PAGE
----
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Proposed Changes to OSHA Safety Standard Not Necessary, IDFA Says

Mar 26, 2014

The Occupational Safety and Health Administration issued last December a request for information (RFI) that signaled the agency’s intent to make major changes to its Process Safety Management (PMS) standard for manufacturing facilities. In comments filed last week, IDFA questioned the need for the suggested changes, saying they would add new burdens to an already overly complex rule and add “exorbitant additional costs” for employers.

The PSM standard is a comprehensive management program for highly hazardous chemicals that integrates technologies, procedures and management practices to help assure safe workplaces. Dairy manufacturing companies are covered by the standard because they use anhydrous ammonia for refrigeration. Issuing an RFI is usually a federal agency’s first step in the rulemaking process.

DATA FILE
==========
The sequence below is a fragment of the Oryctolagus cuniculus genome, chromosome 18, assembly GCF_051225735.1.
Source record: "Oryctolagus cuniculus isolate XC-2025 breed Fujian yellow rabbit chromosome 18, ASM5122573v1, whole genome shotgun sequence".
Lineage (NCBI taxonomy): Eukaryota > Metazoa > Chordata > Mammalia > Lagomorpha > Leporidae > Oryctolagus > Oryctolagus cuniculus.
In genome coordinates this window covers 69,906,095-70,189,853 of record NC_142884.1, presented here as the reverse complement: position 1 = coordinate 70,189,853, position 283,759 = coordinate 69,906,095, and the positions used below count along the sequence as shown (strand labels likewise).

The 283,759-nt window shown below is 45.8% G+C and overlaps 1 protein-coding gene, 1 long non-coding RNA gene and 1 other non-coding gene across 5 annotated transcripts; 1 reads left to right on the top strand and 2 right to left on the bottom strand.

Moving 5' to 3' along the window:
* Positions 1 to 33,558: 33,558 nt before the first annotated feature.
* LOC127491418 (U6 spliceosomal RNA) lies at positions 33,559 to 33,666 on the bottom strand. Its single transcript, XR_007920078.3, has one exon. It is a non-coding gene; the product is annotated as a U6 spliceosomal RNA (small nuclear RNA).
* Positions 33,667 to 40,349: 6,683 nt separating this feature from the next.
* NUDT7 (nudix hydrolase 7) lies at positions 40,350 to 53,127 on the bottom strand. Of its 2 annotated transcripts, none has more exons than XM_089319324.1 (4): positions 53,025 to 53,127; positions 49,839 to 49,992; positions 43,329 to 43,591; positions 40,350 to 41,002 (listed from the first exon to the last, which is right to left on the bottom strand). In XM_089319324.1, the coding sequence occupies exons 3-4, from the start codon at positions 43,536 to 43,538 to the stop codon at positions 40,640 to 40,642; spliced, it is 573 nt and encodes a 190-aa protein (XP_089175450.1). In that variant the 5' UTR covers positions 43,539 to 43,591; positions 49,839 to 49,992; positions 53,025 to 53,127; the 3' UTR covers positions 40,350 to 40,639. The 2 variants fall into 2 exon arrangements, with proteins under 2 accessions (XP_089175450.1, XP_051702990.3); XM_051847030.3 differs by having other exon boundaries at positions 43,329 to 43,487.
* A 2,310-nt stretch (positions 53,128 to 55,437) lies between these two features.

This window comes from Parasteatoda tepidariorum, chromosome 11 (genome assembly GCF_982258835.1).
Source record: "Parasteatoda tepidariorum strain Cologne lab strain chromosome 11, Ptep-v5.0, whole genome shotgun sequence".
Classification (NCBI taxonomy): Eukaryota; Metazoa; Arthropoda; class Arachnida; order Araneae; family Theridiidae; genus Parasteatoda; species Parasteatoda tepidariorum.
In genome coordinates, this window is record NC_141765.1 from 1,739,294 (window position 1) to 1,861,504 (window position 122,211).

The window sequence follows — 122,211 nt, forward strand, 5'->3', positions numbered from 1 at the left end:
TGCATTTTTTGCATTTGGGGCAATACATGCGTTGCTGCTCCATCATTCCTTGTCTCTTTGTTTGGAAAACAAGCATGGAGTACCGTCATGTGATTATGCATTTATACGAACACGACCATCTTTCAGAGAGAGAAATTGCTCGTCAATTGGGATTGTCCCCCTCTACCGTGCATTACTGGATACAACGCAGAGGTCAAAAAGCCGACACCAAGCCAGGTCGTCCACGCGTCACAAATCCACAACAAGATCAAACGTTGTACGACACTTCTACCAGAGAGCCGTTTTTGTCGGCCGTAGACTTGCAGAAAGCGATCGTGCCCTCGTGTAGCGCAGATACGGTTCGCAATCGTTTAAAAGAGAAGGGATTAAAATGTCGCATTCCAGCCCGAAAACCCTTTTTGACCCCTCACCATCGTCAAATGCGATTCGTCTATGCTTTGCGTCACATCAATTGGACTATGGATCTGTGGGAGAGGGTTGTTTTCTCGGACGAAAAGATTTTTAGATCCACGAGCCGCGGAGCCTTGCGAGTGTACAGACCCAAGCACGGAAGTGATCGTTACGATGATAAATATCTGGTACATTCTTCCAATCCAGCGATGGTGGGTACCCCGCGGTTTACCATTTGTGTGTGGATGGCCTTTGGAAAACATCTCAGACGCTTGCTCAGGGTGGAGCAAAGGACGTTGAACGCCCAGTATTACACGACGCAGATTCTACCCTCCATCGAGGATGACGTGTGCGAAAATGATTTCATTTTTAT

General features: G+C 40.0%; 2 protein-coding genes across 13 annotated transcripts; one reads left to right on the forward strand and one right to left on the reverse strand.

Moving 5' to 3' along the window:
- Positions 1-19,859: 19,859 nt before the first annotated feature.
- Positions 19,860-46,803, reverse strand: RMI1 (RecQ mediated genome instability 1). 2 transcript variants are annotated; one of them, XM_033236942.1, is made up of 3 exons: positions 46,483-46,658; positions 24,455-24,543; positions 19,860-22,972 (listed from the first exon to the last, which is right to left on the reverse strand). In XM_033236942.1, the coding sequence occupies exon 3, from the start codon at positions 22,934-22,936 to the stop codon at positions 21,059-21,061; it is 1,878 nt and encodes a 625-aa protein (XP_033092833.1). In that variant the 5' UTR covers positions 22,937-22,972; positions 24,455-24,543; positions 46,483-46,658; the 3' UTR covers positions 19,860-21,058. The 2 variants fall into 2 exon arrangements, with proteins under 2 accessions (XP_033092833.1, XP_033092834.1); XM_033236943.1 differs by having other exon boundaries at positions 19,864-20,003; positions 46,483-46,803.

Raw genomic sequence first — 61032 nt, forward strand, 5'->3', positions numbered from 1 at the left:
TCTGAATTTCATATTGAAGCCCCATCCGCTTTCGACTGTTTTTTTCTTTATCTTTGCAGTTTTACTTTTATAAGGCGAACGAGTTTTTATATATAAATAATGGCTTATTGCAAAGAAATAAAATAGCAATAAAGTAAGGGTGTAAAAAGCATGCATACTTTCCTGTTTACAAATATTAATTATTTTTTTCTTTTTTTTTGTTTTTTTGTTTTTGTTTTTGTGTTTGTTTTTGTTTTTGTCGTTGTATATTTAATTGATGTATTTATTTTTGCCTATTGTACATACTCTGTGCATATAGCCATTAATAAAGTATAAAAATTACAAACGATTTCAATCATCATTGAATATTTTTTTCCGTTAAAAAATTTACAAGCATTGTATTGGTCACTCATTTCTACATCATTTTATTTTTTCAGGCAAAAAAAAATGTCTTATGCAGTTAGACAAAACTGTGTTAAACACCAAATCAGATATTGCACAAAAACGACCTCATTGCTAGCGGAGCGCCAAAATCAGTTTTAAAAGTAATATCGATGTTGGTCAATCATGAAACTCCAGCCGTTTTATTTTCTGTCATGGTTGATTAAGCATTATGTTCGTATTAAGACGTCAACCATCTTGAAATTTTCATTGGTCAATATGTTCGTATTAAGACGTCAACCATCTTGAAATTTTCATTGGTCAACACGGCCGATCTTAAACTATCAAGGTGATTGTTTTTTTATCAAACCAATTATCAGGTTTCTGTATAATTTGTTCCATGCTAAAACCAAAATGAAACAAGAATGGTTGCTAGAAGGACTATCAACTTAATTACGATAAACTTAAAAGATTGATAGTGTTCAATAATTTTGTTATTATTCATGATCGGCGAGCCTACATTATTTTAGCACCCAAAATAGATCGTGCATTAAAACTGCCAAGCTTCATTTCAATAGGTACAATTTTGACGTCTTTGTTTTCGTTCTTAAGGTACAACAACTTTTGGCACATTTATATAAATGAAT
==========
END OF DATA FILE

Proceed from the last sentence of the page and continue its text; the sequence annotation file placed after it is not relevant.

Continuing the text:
In the RFI, OSHA acknowledged that the PSM standard has been effective in improving process safety and protecting workers from many hazards, but expressed concern that “major incidents have continued to occur.” IDFA responded, saying “There are no notable incidents, catastrophic or otherwise, that indicate a need for a change in the application of PSM in dairy processing facilities. Making changes or adding elements for change’s sake does not enhance worker safety.”

In the comments, IDFA responded to a variety of questions raised by OSHA, reinforcing the industry’s positive track record and emphasizing the need to avoid ambiguity or vague terms that would allow differences of opinion and uneven enforcement.

For more information, contact Clay Detlefsen, IDFA vice president of regulatory affairs, at

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